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compounds that contain an O—F bond, such as oxygen difluoride, OF2, dioxygen difluoride, O2F2, fluorine nitrate, FNO3, and fluorine perchlorate FC1O4. Fluorine forms with oxygen in a glow discharge a mixture of stable F—O—O radicals and fluorine atoms; condensation of the mixture at – 196°C yields higher oxygen fluorides, such as O2F2 and O3F2, which are stable only at low temperatures. All oxygen fluorides are strong oxidizing agents.
Oxygen difluoride, OF2, is a colorless gas, with a characteristic pungent odor. Highly toxic, it has a density of 1.521 g/cm3 at – 145°C, a melting point of –224°C, and a boiling point of – 145°C. It gradually decomposes into the individual elements at a temperature of about 200°C. Pure oxygen difluoride is not explosive. It dissolves poorly in water, undergoing hydrolysis. Liquid OF2 is freely soluble in liquid fluorine, oxygen, and ozone. In terms of chemical properties, OF2 is a strong oxidizing agent; it fluorinates metals on slight heating and explodes on reaction with water, hydrogen, or halogens when triggered by a spark or when heated. OF2 is obtained by the fluorination of an aqueous solution of caustic soda or caustic potash: 2F2 + 2NaOH = OF 2+ 2NaF + H2O; it is also obtained by the electrolysis of an aqueous HF solution.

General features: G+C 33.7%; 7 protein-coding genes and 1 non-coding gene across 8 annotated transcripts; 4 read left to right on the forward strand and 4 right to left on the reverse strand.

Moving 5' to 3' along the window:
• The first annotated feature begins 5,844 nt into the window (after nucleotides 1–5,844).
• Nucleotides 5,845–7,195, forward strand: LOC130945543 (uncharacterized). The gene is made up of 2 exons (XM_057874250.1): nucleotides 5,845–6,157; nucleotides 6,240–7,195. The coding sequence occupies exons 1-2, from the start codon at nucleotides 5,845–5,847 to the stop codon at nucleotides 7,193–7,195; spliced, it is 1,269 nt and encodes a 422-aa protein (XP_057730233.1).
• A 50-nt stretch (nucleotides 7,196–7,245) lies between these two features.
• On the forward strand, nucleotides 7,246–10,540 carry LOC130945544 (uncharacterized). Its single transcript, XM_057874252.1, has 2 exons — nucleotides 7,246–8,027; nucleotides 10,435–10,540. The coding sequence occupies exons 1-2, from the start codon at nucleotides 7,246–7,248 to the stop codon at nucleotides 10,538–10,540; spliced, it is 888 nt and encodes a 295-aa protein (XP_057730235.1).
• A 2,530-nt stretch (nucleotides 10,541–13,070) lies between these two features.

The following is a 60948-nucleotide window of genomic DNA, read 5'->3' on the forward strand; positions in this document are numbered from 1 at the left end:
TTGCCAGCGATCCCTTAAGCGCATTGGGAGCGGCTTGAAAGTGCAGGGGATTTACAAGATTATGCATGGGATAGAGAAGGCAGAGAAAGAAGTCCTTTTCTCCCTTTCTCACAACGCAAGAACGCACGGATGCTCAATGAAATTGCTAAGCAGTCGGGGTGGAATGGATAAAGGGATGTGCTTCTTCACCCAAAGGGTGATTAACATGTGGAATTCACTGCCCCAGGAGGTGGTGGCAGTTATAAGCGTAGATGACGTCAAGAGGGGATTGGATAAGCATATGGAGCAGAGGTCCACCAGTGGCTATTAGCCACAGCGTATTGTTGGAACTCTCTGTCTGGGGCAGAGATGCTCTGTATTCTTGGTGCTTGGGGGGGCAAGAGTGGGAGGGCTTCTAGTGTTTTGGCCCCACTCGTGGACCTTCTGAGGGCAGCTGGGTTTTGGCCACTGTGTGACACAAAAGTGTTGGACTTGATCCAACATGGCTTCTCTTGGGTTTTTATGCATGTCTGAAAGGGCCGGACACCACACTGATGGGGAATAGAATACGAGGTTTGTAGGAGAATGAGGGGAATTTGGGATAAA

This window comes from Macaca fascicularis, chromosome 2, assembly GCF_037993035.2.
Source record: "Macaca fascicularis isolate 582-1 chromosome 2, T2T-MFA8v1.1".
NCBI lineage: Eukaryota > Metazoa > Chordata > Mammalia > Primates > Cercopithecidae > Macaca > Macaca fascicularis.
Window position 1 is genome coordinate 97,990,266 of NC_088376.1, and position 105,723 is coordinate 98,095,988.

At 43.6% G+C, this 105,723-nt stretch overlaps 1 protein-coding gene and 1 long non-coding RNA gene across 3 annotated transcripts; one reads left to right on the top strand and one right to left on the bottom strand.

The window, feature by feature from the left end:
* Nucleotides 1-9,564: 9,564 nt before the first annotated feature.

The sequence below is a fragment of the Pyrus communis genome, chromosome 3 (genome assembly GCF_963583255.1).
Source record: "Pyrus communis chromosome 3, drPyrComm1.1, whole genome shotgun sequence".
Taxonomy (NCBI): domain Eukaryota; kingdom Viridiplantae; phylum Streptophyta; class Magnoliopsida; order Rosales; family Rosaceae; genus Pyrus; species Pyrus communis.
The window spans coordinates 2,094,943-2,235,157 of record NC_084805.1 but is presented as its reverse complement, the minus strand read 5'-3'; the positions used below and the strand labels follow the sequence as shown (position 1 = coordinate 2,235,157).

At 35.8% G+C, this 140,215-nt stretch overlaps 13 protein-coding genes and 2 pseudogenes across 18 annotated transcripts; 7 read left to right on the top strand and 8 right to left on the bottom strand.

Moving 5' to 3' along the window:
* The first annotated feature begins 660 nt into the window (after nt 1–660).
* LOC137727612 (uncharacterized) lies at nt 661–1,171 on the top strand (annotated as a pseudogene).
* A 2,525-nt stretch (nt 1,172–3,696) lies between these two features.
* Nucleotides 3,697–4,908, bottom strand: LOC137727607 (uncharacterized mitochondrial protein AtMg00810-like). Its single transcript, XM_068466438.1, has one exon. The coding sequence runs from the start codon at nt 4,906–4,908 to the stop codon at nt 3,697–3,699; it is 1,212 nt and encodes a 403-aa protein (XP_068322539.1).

Dioxygen difluoride, O2F2, is an unstable compound. On interaction with Lewis acids, it forms salts of the dioxygen cation O+2; for example, O2F2 + SbF5 = O2SbF6 + l/2F2. It is prepared from a mixture of fluorine and oxygen in a glow discharge at a temperature of – 196°C. It is used in the laboratory as a strong fluorinating or oxidizing agent.
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A. V. PANKRATOV